The bill will speed FDA's review of potential drugs by requiring the agency to work closely with industry to design clinical trials—a step that could allow a candidate drug to be tested in just one trial. The measure also mandates that FDA give an expedited review to applications for potential life-saving drugs. And it extends for 5 years a popular program that allows FDA to hire additional review staff from fees that accompany a new drug application; these “user fees” have helped shave the time for new drug approvals since 1992.

    At the height of the Republican revolution 2 years ago, some critics wanted FDA to farm out drug reviews and abolish most of its in-house research. The bill that finally emerged, however, leaves FDA's research structure untouched (Science, 19 September, p. 1751), and third-party reviews are an option only for relatively innocuous medical devices. As long as the new policies are “not delaying drugs,” says Biotechnology Industry Organization executive director Carl Feldbaum, “there's no argument here.”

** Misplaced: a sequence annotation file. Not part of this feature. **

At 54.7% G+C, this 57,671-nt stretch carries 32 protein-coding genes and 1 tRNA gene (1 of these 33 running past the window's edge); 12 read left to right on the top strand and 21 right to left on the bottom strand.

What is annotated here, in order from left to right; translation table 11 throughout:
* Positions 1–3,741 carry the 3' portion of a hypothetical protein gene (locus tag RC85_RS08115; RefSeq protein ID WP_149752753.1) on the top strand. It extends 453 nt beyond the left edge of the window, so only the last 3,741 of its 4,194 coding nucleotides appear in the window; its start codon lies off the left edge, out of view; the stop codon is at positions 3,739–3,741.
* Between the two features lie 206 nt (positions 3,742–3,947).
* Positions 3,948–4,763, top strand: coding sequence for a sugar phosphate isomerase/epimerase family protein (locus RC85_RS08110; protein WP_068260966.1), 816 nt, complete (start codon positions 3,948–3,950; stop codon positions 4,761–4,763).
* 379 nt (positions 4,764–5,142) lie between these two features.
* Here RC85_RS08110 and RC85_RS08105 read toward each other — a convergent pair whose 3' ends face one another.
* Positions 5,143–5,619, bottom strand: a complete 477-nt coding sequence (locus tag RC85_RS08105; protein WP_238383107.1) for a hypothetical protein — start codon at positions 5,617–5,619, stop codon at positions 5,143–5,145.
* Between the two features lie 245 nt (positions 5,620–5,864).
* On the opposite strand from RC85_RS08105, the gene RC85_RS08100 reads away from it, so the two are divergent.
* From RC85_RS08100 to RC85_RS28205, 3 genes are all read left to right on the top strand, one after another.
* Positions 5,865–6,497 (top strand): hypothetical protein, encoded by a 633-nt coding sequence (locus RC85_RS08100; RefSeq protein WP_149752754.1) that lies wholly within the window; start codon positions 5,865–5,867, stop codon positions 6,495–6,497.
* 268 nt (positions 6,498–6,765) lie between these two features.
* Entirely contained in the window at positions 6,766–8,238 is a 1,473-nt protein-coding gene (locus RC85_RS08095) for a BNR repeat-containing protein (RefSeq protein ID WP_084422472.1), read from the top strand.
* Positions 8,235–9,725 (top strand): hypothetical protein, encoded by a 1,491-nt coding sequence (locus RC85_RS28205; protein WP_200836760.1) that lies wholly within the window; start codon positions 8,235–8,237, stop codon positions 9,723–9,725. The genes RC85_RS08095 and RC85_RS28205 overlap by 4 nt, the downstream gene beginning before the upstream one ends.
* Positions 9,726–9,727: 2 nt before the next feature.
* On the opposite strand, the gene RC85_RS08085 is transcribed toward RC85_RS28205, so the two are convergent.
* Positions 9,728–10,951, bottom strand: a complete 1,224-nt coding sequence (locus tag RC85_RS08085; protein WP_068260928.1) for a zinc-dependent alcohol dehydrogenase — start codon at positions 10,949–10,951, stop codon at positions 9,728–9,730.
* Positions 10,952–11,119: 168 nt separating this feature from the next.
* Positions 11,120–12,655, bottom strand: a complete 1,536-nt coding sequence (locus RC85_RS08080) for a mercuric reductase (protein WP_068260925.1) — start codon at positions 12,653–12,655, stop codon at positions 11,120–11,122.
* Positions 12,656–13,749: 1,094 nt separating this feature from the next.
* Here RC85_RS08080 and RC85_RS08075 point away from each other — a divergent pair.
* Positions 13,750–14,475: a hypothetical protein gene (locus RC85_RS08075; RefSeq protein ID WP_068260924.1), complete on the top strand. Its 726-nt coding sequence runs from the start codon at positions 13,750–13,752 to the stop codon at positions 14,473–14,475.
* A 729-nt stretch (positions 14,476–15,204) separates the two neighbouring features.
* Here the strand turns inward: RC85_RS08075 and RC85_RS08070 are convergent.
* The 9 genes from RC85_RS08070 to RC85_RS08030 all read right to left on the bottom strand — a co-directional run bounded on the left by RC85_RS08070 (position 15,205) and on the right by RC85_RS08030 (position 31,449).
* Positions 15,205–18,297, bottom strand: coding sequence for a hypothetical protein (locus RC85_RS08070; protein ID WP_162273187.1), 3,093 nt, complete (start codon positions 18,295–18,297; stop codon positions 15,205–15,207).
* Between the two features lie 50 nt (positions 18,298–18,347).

3. Suit Threatens Internet Upgrade

    The National Science Foundation's (NSF's) plans to spend a windfall in Internet fees on improving the Net have hit a roadblock: a class-action lawsuit arguing that NSF had no right to levy the fees.

    The suit, filed last month by the Washington, D.C., law firm of Bode & Beckman, argues that NSF had no authority in 1995 to allow a contractor—Network Solutions Inc.—to collect an annual $50 registration fee from organizations holding Internet addresses ending with .org, .com, or .net. (E-mail addresses end in these “domain names.”) This fall, Congress decided to use $23 million from these fees to pay NSF's share of the multiagency, $100-million-a-year Next Generation Internet initiative (Science, 3 October, p. 23). The suit—brought on behalf of any person or group that has paid the registration fee—claims that the money represents “an unconstitutional tax” on Internet users and should be returned.